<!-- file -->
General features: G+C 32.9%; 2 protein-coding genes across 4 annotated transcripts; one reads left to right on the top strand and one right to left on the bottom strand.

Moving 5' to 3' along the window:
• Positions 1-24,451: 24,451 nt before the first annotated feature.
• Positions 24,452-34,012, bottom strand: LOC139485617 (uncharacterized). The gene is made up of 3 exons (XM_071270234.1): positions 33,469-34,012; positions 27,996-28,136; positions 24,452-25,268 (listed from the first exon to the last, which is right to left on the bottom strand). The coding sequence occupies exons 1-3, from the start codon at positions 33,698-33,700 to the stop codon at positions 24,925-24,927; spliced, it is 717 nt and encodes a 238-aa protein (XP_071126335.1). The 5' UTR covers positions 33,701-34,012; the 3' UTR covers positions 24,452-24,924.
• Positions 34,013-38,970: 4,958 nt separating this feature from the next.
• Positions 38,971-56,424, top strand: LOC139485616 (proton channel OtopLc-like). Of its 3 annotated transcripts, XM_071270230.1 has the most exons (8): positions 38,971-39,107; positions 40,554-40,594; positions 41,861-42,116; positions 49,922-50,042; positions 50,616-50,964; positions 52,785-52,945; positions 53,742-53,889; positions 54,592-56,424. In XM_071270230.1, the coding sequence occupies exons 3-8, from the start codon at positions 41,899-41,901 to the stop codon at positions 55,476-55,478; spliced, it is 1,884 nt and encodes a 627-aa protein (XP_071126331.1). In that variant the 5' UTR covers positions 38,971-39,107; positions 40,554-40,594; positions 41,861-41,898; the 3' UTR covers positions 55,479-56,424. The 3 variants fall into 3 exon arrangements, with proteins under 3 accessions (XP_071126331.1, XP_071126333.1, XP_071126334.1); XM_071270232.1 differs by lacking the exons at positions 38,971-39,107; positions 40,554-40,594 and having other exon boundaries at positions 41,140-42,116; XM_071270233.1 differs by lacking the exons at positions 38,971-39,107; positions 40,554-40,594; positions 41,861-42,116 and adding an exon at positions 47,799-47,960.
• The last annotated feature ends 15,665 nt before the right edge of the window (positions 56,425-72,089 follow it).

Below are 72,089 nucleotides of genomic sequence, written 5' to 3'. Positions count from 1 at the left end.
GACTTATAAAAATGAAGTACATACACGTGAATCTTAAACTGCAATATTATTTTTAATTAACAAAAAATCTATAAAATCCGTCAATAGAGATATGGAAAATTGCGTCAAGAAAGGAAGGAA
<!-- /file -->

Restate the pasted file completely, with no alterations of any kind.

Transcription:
General features: G+C 32.9%; 2 protein-coding genes across 4 annotated transcripts; one reads left to right on the top strand and one right to left on the bottom strand.

Moving 5' to 3' along the window:
• Positions 1-24,451: 24,451 nt before the first annotated feature.
• Positions 24,452-34,012, bottom strand: LOC139485617 (uncharacterized). The gene is made up of 3 exons (XM_071270234.1): positions 33,469-34,012; positions 27,996-28,136; positions 24,452-25,268 (listed from the first exon to the last, which is right to left on the bottom strand). The coding sequence occupies exons 1-3, from the start codon at positions 33,698-33,700 to the stop codon at positions 24,925-24,927; spliced, it is 717 nt and encodes a 238-aa protein (XP_071126335.1). The 5' UTR covers positions 33,701-34,012; the 3' UTR covers positions 24,452-24,924.
• Positions 34,013-38,970: 4,958 nt separating this feature from the next.
• Positions 38,971-56,424, top strand: LOC139485616 (proton channel OtopLc-like). Of its 3 annotated transcripts, XM_071270230.1 has the most exons (8): positions 38,971-39,107; positions 40,554-40,594; positions 41,861-42,116; positions 49,922-50,042; positions 50,616-50,964; positions 52,785-52,945; positions 53,742-53,889; positions 54,592-56,424. In XM_071270230.1, the coding sequence occupies exons 3-8, from the start codon at positions 41,899-41,901 to the stop codon at positions 55,476-55,478; spliced, it is 1,884 nt and encodes a 627-aa protein (XP_071126331.1). In that variant the 5' UTR covers positions 38,971-39,107; positions 40,554-40,594; positions 41,861-41,898; the 3' UTR covers positions 55,479-56,424. The 3 variants fall into 3 exon arrangements, with proteins under 3 accessions (XP_071126331.1, XP_071126333.1, XP_071126334.1); XM_071270232.1 differs by lacking the exons at positions 38,971-39,107; positions 40,554-40,594 and having other exon boundaries at positions 41,140-42,116; XM_071270233.1 differs by lacking the exons at positions 38,971-39,107; positions 40,554-40,594; positions 41,861-42,116 and adding an exon at positions 47,799-47,960.
• The last annotated feature ends 15,665 nt before the right edge of the window (positions 56,425-72,089 follow it).

Below are 72,089 nucleotides of genomic sequence, written 5' to 3'. Positions count from 1 at the left end.
GACTTATAAAAATGAAGTACATACACGTGAATCTTAAACTGCAATATTATTTTTAATTAACAAAAAATCTATAAAATCCGTCAATAGAGATATGGAAAATTGCGTCAAGAAAGGAAGGAA